“Christopher Pramuk’s latest work, At Play in Creation, offers a truly stunning introduction to the long-held but often forgotten Wisdom tradition. Priming our theological imaginations with the rich and sensuous language of poetry and with Merton’s poem Hagia Sophia as a guide, Pramuk opens us to the divine music hidden in each of our encounters and allows us to glimpse the unseen Reality whom Merton calls Sophia. She is the breath of God poured out through the world, the one who shines from the faces of those who show courage and compassion in situations that cry for mercy. Pramuk explores her many manifestations within the Hebrew and Christian Scriptures and to people of various faith traditions, inviting us to peer into the liminal spaces of our own lives, the dark places, the places of our poverty where Sophia dwells and from which love springs. Myriad examples evidence the power of her presence and the depth of her love. This is a truly beautiful work, one that encourages deep contemplation of Sophia at work in our every encounter with Earth and with members of the human community, and one that helps us to imagine how to speak of Christ in an age of pluralism.” Kathleen Duffy, SSJ Author of Teilhard's Mysticism: Seeing the Inner Face of Evolution Professor of Physics, and Director of the Institute for Religion and Science Chestnut Hill College, Philadelphia, PA
"In the midst of this absolutely beautiful book of reflections on Wisdom in Thomas Merton, Christopher Pramuk asks, after citing a passage, "Can somebody say Amen?!" Well, I can and am doing so with true delight. Pramuk brings together in his writing the poet and the scholar, the artist and the critic, the monk and prophet Merton was. His study of Wisdom in Merton is outstanding. This collection of reflections is a feast; Wisdom truly has set her table for us in them." Michael Plekon, PhD; Professor, Sociology/Anthropology, Coordinator of the Program in Religion & Culture; Baruch College of the City University of New York
"In Christopher Pramuk's marvelous new book, lyrical theology and thoughtfully grounded spirituality merge into one. His "voice" resonates in harmony with Thomas Merton's. As a professor of theology, Pramuk reads Merton well, but then as poet and musician, he sings and plays with Merton's most significant themes in a fresh, new key. . . . Pramuk is now my go-to theologian/poet for a trustworthy rendition of Merton's legacy. I smell a "classic" about to be born before my grateful eyes. My gut reaction is "Oh boy, oh boy, oh boy!" which is an American translation of "Bravissimo!" Jonathan Montaldo, Author of Bridges to Contemplative Living with Thomas Merton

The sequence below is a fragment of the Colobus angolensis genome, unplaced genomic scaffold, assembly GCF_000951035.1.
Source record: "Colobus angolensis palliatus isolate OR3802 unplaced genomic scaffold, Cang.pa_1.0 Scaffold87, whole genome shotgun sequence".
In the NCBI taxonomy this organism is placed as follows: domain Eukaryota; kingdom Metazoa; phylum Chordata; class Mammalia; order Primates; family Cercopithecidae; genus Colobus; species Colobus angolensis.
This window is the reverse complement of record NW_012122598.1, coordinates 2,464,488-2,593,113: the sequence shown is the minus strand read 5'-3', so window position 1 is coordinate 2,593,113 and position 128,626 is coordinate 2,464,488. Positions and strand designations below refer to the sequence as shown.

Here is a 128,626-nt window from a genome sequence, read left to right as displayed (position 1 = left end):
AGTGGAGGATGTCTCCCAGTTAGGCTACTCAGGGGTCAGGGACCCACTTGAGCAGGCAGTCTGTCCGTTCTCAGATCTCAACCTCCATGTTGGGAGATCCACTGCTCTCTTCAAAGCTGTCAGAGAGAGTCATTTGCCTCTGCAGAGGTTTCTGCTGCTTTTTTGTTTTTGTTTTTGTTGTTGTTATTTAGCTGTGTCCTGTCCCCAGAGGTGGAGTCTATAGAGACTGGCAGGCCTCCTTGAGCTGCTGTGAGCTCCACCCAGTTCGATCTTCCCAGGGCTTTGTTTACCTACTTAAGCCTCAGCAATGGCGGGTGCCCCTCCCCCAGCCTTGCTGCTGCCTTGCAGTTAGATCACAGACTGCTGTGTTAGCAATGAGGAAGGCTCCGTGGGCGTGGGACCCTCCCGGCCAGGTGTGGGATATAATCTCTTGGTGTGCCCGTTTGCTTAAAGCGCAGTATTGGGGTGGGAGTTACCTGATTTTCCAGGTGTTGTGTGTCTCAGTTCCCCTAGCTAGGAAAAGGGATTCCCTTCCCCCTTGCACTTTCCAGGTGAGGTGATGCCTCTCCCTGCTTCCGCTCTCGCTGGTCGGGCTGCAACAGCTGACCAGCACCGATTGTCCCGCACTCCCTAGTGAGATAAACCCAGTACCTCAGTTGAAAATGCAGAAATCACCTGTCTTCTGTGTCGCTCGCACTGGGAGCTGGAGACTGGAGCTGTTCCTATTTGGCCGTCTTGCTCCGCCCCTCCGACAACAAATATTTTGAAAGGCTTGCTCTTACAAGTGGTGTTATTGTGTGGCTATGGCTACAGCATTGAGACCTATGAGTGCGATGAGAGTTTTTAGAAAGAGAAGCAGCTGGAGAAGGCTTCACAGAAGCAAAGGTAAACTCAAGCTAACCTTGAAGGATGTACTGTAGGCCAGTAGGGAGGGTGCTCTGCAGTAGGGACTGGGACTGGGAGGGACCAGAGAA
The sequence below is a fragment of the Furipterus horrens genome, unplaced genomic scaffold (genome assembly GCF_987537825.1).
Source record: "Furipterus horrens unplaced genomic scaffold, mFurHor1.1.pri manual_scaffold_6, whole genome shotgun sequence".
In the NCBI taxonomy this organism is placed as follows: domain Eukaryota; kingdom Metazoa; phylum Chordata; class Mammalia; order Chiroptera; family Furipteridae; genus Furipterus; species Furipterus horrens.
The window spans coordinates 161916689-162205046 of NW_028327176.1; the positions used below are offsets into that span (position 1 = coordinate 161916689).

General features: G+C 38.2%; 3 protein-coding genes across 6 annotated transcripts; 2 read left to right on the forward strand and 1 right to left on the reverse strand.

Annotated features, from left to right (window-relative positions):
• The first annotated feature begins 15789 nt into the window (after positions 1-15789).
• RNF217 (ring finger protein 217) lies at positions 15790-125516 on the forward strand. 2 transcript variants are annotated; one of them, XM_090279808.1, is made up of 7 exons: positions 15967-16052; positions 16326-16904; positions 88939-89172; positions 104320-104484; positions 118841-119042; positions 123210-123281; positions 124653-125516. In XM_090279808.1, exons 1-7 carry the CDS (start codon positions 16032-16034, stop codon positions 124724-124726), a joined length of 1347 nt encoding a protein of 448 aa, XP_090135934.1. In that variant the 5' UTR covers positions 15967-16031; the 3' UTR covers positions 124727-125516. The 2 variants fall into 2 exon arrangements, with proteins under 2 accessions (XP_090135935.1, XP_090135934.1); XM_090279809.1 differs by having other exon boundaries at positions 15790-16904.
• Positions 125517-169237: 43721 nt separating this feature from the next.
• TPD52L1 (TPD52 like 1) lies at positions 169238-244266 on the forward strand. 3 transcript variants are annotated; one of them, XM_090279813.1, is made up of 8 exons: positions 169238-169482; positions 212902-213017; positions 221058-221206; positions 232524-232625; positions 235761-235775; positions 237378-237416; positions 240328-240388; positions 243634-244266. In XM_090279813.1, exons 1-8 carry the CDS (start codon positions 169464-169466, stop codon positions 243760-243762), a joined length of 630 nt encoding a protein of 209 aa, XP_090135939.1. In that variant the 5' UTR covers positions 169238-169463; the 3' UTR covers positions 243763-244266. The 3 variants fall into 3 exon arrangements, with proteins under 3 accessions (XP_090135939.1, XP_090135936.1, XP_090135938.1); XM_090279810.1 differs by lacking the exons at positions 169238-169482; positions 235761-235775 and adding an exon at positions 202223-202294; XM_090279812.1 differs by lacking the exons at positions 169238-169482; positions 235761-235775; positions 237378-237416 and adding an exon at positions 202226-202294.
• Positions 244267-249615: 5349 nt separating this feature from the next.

"In his hymn to Holy Wisdom, Thomas Merton wrote that all things reveal 'a hidden wholeness,' available to the eyes of contemplation. In his deeply lyrical reflections, Christopher Pramuk brings such an eye to Merton's own work. In the centenary of Merton's birth, this book is a great gift, a bell summoning us to prayer and praise." Robert Ellsberg, editor, The Duty of Delight: The Diaries of Dorothy Day
"At Play in Creation is a lovely and inviting journey. The Sophia/Wisdom tradition becomes the lens for exploring the Divine in the midst of a humanity bent on self-destruction. I found this oddly hope-filled and energizing. We can be the change we want to see in the world." Laura Swan, OSB, Author of The Benedictine Tradition and Wisdom of the Beguines: The Forgotten Story of a Medieval Women's Movement
"Merton was notoriously intuitive. Reading this book makes me keenly aware that to the extent his intuition about divine Wisdom is accurate, then we can anticipate Sophia rising."
John D. Dadosky, Theological Studies
"In order to write this clearly and purposefully the subject matter, in this example Hagia Sophia, the Feminine Divine of Thomas Merton, must be not only well known by the author but also beloved. I sense in the reading of this well done presentation a gentleness, an invitation, a welcoming. I feel blessed and called to a further awakening."
Catholic Press Association award, 2nd place
"Pramuk's style in this work is very much like Merton's own; the writing is intuitive, spontaneous, and personal rather than formal and analytical. The present work offers readers familiar with Merton and biblical and theological wisdom traditions a personally enriching and intellectually creative exploration of Sophia, the Wisdom of God."
Marc Lavallee, Horizons